Obviously, it’s an electric car… a compact, some would argue, a micro-electric car for the city. Uniti One is a Swedish automotive startup company developing a pure-electric car for the city. The company was founded by Lewis Horne in 2016, it initially began as a university project that subsequently raised equity via a crowdfunding platform. In total 570 investors raised over £1.1m GBP. Uniti aims to develop a sustainable, lightweight electric vehicle made from composite biomaterials and carbon fibers. The Uniti One is a realisation of various eco philosophies, of which there are many. It is now available to order in the UK with prices starting from £15,100. But a fully functional Uniti One isn’t available just yet.
You might be in for a bit of a wait. Uniti says first deliveries should arrive by mid-2020. We’ll take their word for it. But this is what concerns us. You can not develop a car, any car, with a budget of £1m. If Uniti manages to pull this off then fantastic. But it isn’t going to happen. The online pre-ordering system is another way of raising equity, essentially to test the market reaction.
We have not heard if Uniti has set up any production plant or even begun to engineer the tooling required. Usually, a production plan is announced before the ordering begins. We do know that Uniti has a production agreement with the Swedish industrial conglomerate to manufacture the Uniti One. However…
Uniti announced in 2018 that it will set up a pilot production facility based at the Silverstone Business Park. Yes, that is a business park based on the grounds of the Silverstone Race Circuit. Initially, a two-seater model will be offered followed by a 4-5 seater a few months later.
The Uniti One is powered by a permanent magnet motor that drives the rear wheels, producing an output of 50 kW (68 ps) and 85 Nm of torque. The Uniti One’s standard 12 kWh battery provides 150 km (93 miles) of range from a single charge. The optional 24 kWh battery extends range to 300 km (186 miles). A hundred kilometres (62 miles) of range can be added in just ten minutes using a 50 kW CCS charger.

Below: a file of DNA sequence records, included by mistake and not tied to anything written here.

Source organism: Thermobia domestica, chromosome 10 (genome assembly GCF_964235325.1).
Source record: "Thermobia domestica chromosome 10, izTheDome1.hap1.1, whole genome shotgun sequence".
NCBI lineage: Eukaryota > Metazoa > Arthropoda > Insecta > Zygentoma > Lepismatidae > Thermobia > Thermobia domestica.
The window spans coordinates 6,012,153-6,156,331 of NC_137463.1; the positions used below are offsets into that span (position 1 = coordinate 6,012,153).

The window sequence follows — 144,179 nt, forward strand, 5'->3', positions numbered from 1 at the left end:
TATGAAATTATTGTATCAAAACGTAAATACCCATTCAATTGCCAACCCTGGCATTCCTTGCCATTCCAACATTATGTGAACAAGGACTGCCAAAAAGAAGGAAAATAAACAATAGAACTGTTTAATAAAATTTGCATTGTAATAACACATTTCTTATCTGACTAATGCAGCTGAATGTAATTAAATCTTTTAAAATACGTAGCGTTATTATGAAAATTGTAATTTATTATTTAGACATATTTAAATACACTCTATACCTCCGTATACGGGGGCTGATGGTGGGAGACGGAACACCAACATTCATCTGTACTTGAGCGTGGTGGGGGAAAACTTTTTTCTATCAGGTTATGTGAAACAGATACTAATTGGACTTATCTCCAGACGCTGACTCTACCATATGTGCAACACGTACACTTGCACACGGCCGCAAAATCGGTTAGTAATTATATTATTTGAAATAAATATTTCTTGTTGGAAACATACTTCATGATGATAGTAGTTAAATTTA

The larger 24 kWh battery can be charged from 20% to 80% in two hours and six minutes with a typical domestic 7 kW charger. With the optional on-board fast charger installed, charging takes just seventeen minutes via a 50 kW CCS charging unit. The 12 kWh battery option takes one hour and three minutes to charge from 20% to 80% (with on-board fast charger), or just nine minutes using a 50 kW CCS unit.
Crowdfunded projects often do not live up to the expectations set by the founders seeking to raise money. They are an inherent risk and often the end product has quality issues. So if you expect the Uniti One to be a game ching micro-urban-city-dwelling EV then we suggest don’t raise your hopes to high.
We do know that Uniti received several thousand pre-orders in after unveiling a two-seater prototype. But that was back in 2017. We’ve seen and read this book before, and the spidey-sense is tingling, something doesn’t feel quite right about the Uniti One. Just sayin. But it’s your money, your decision at the end of the day.